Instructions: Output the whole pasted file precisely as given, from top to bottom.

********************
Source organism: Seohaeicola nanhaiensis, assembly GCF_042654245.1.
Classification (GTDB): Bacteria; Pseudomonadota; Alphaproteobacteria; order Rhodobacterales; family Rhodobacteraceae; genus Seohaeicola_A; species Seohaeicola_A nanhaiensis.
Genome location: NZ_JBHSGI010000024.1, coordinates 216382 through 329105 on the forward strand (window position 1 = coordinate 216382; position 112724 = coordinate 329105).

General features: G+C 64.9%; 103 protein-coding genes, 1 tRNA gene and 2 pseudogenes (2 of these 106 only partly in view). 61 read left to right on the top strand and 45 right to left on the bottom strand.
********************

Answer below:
Source organism: Seohaeicola nanhaiensis, assembly GCF_042654245.1.
Classification (GTDB): Bacteria; Pseudomonadota; Alphaproteobacteria; order Rhodobacterales; family Rhodobacteraceae; genus Seohaeicola_A; species Seohaeicola_A nanhaiensis.
Genome location: NZ_JBHSGI010000024.1, coordinates 216382 through 329105 on the forward strand (window position 1 = coordinate 216382; position 112724 = coordinate 329105).

General features: G+C 64.9%; 103 protein-coding genes, 1 tRNA gene and 2 pseudogenes (2 of these 106 only partly in view). 61 read left to right on the top strand and 45 right to left on the bottom strand.